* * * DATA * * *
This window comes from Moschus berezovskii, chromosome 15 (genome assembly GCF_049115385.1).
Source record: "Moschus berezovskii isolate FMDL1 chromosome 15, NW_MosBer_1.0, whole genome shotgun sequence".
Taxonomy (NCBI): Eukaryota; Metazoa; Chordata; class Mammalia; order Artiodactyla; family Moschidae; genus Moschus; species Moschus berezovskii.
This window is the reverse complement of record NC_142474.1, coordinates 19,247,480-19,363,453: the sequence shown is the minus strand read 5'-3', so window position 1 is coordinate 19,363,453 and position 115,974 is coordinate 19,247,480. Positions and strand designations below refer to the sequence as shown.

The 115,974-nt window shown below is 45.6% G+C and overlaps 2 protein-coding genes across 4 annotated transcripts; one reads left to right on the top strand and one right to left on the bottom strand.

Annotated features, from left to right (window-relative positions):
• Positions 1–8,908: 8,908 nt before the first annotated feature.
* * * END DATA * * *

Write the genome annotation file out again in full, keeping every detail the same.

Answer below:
This window comes from Moschus berezovskii, chromosome 15 (genome assembly GCF_049115385.1).
Source record: "Moschus berezovskii isolate FMDL1 chromosome 15, NW_MosBer_1.0, whole genome shotgun sequence".
Taxonomy (NCBI): Eukaryota; Metazoa; Chordata; class Mammalia; order Artiodactyla; family Moschidae; genus Moschus; species Moschus berezovskii.
This window is the reverse complement of record NC_142474.1, coordinates 19,247,480-19,363,453: the sequence shown is the minus strand read 5'-3', so window position 1 is coordinate 19,363,453 and position 115,974 is coordinate 19,247,480. Positions and strand designations below refer to the sequence as shown.

The 115,974-nt window shown below is 45.6% G+C and overlaps 2 protein-coding genes across 4 annotated transcripts; one reads left to right on the top strand and one right to left on the bottom strand.

Annotated features, from left to right (window-relative positions):
• Positions 1–8,908: 8,908 nt before the first annotated feature.